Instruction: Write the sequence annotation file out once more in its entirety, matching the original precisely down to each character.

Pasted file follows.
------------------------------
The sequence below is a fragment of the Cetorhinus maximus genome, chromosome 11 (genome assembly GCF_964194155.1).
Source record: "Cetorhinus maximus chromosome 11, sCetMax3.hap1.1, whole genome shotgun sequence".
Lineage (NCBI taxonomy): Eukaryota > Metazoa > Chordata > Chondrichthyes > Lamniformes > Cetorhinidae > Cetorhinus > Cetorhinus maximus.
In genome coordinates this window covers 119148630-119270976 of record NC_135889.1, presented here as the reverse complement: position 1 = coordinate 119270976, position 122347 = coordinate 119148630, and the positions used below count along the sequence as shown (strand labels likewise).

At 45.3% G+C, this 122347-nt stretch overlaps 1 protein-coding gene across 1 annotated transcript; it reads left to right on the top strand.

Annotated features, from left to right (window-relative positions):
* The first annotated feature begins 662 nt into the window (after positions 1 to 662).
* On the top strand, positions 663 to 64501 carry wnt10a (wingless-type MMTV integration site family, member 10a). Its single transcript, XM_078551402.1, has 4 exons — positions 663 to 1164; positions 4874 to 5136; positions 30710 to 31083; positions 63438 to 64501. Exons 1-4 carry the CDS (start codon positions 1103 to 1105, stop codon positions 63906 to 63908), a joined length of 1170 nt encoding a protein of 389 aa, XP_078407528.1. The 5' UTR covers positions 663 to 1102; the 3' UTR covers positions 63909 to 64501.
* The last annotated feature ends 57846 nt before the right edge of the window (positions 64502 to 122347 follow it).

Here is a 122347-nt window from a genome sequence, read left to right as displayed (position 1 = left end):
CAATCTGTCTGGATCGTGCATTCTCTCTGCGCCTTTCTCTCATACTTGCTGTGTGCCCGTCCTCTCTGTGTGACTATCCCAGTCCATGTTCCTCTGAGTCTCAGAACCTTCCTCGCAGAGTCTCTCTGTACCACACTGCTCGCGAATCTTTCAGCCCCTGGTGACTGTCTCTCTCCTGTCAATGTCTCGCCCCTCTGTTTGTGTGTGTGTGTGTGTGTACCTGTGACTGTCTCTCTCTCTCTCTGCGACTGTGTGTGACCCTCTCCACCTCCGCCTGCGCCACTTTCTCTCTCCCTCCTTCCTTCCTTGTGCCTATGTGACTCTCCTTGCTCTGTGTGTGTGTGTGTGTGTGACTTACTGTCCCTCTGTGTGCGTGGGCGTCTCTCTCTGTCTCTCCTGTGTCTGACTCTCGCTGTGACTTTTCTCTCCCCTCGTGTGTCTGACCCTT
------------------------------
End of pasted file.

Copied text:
The sequence below is a fragment of the Cetorhinus maximus genome, chromosome 11 (genome assembly GCF_964194155.1).
Source record: "Cetorhinus maximus chromosome 11, sCetMax3.hap1.1, whole genome shotgun sequence".
Lineage (NCBI taxonomy): Eukaryota > Metazoa > Chordata > Chondrichthyes > Lamniformes > Cetorhinidae > Cetorhinus > Cetorhinus maximus.
In genome coordinates this window covers 119148630-119270976 of record NC_135889.1, presented here as the reverse complement: position 1 = coordinate 119270976, position 122347 = coordinate 119148630, and the positions used below count along the sequence as shown (strand labels likewise).

At 45.3% G+C, this 122347-nt stretch overlaps 1 protein-coding gene across 1 annotated transcript; it reads left to right on the top strand.

Annotated features, from left to right (window-relative positions):
* The first annotated feature begins 662 nt into the window (after positions 1 to 662).
* On the top strand, positions 663 to 64501 carry wnt10a (wingless-type MMTV integration site family, member 10a). Its single transcript, XM_078551402.1, has 4 exons — positions 663 to 1164; positions 4874 to 5136; positions 30710 to 31083; positions 63438 to 64501. Exons 1-4 carry the CDS (start codon positions 1103 to 1105, stop codon positions 63906 to 63908), a joined length of 1170 nt encoding a protein of 389 aa, XP_078407528.1. The 5' UTR covers positions 663 to 1102; the 3' UTR covers positions 63909 to 64501.
* The last annotated feature ends 57846 nt before the right edge of the window (positions 64502 to 122347 follow it).

Here is a 122347-nt window from a genome sequence, read left to right as displayed (position 1 = left end):
CAATCTGTCTGGATCGTGCATTCTCTCTGCGCCTTTCTCTCATACTTGCTGTGTGCCCGTCCTCTCTGTGTGACTATCCCAGTCCATGTTCCTCTGAGTCTCAGAACCTTCCTCGCAGAGTCTCTCTGTACCACACTGCTCGCGAATCTTTCAGCCCCTGGTGACTGTCTCTCTCCTGTCAATGTCTCGCCCCTCTGTTTGTGTGTGTGTGTGTGTGTACCTGTGACTGTCTCTCTCTCTCTCTGCGACTGTGTGTGACCCTCTCCACCTCCGCCTGCGCCACTTTCTCTCTCCCTCCTTCCTTCCTTGTGCCTATGTGACTCTCCTTGCTCTGTGTGTGTGTGTGTGTGTGACTTACTGTCCCTCTGTGTGCGTGGGCGTCTCTCTCTGTCTCTCCTGTGTCTGACTCTCGCTGTGACTTTTCTCTCCCCTCGTGTGTCTGACCCTT